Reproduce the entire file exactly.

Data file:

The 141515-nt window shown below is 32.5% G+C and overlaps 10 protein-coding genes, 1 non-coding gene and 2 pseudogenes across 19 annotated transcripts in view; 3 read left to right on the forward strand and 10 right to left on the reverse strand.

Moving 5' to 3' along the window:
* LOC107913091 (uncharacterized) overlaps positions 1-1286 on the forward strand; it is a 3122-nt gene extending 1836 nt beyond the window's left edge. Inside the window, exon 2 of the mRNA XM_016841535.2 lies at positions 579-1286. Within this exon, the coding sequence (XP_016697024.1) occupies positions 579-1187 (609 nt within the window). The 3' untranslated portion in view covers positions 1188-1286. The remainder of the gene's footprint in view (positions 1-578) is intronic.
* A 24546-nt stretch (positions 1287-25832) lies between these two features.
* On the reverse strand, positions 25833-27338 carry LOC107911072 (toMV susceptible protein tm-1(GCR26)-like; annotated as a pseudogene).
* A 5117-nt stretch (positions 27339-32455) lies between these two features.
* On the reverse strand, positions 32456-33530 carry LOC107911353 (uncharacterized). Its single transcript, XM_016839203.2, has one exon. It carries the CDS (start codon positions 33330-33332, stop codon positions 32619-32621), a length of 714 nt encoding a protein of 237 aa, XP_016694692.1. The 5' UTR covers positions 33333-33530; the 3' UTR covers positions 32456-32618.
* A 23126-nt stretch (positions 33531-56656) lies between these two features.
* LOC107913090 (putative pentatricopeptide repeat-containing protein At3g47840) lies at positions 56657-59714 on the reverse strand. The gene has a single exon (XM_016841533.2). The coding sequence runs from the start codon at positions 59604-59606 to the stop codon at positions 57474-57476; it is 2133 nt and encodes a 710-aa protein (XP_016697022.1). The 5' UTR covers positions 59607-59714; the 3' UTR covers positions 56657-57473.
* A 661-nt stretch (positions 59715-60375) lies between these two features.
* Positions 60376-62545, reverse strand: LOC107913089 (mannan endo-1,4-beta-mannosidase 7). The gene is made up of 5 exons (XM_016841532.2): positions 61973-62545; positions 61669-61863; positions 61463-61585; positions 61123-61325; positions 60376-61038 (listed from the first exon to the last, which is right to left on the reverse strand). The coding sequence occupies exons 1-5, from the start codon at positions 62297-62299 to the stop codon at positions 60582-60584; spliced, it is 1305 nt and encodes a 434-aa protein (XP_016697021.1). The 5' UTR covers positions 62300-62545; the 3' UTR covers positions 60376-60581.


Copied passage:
The 141515-nt window shown below is 32.5% G+C and overlaps 10 protein-coding genes, 1 non-coding gene and 2 pseudogenes across 19 annotated transcripts in view; 3 read left to right on the forward strand and 10 right to left on the reverse strand.

Moving 5' to 3' along the window:
* LOC107913091 (uncharacterized) overlaps positions 1-1286 on the forward strand; it is a 3122-nt gene extending 1836 nt beyond the window's left edge. Inside the window, exon 2 of the mRNA XM_016841535.2 lies at positions 579-1286. Within this exon, the coding sequence (XP_016697024.1) occupies positions 579-1187 (609 nt within the window). The 3' untranslated portion in view covers positions 1188-1286. The remainder of the gene's footprint in view (positions 1-578) is intronic.
* A 24546-nt stretch (positions 1287-25832) lies between these two features.
* On the reverse strand, positions 25833-27338 carry LOC107911072 (toMV susceptible protein tm-1(GCR26)-like; annotated as a pseudogene).
* A 5117-nt stretch (positions 27339-32455) lies between these two features.
* On the reverse strand, positions 32456-33530 carry LOC107911353 (uncharacterized). Its single transcript, XM_016839203.2, has one exon. It carries the CDS (start codon positions 33330-33332, stop codon positions 32619-32621), a length of 714 nt encoding a protein of 237 aa, XP_016694692.1. The 5' UTR covers positions 33333-33530; the 3' UTR covers positions 32456-32618.
* A 23126-nt stretch (positions 33531-56656) lies between these two features.
* LOC107913090 (putative pentatricopeptide repeat-containing protein At3g47840) lies at positions 56657-59714 on the reverse strand. The gene has a single exon (XM_016841533.2). The coding sequence runs from the start codon at positions 59604-59606 to the stop codon at positions 57474-57476; it is 2133 nt and encodes a 710-aa protein (XP_016697022.1). The 5' UTR covers positions 59607-59714; the 3' UTR covers positions 56657-57473.
* A 661-nt stretch (positions 59715-60375) lies between these two features.
* Positions 60376-62545, reverse strand: LOC107913089 (mannan endo-1,4-beta-mannosidase 7). The gene is made up of 5 exons (XM_016841532.2): positions 61973-62545; positions 61669-61863; positions 61463-61585; positions 61123-61325; positions 60376-61038 (listed from the first exon to the last, which is right to left on the reverse strand). The coding sequence occupies exons 1-5, from the start codon at positions 62297-62299 to the stop codon at positions 60582-60584; spliced, it is 1305 nt and encodes a 434-aa protein (XP_016697021.1). The 5' UTR covers positions 62300-62545; the 3' UTR covers positions 60376-60581.